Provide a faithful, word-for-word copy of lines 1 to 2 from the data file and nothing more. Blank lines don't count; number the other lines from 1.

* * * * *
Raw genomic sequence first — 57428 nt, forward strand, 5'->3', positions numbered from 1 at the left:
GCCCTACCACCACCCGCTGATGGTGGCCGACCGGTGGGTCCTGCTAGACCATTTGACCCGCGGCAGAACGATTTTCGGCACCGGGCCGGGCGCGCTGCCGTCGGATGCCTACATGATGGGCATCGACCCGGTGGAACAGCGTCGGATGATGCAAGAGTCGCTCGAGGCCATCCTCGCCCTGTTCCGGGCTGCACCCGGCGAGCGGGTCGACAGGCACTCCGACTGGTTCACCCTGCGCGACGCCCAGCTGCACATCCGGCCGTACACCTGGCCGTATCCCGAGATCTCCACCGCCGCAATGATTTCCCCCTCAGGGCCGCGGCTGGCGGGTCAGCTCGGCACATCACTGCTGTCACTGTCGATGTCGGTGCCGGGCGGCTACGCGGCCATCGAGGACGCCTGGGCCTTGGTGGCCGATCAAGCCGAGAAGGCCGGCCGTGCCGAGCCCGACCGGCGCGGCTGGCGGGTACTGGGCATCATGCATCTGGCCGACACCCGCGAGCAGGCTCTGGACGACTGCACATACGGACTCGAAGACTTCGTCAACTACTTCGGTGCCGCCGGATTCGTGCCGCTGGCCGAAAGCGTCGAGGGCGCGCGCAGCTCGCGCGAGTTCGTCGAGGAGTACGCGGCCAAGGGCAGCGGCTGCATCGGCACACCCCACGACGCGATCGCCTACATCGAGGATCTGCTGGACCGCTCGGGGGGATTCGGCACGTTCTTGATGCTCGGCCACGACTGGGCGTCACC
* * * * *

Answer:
Raw genomic sequence first — 57428 nt, forward strand, 5'->3', positions numbered from 1 at the left:
GCCCTACCACCACCCGCTGATGGTGGCCGACCGGTGGGTCCTGCTAGACCATTTGACCCGCGGCAGAACGATTTTCGGCACCGGGCCGGGCGCGCTGCCGTCGGATGCCTACATGATGGGCATCGACCCGGTGGAACAGCGTCGGATGATGCAAGAGTCGCTCGAGGCCATCCTCGCCCTGTTCCGGGCTGCACCCGGCGAGCGGGTCGACAGGCACTCCGACTGGTTCACCCTGCGCGACGCCCAGCTGCACATCCGGCCGTACACCTGGCCGTATCCCGAGATCTCCACCGCCGCAATGATTTCCCCCTCAGGGCCGCGGCTGGCGGGTCAGCTCGGCACATCACTGCTGTCACTGTCGATGTCGGTGCCGGGCGGCTACGCGGCCATCGAGGACGCCTGGGCCTTGGTGGCCGATCAAGCCGAGAAGGCCGGCCGTGCCGAGCCCGACCGGCGCGGCTGGCGGGTACTGGGCATCATGCATCTGGCCGACACCCGCGAGCAGGCTCTGGACGACTGCACATACGGACTCGAAGACTTCGTCAACTACTTCGGTGCCGCCGGATTCGTGCCGCTGGCCGAAAGCGTCGAGGGCGCGCGCAGCTCGCGCGAGTTCGTCGAGGAGTACGCGGCCAAGGGCAGCGGCTGCATCGGCACACCCCACGACGCGATCGCCTACATCGAGGATCTGCTGGACCGCTCGGGGGGATTCGGCACGTTCTTGATGCTCGGCCACGACTGGGCGTCACC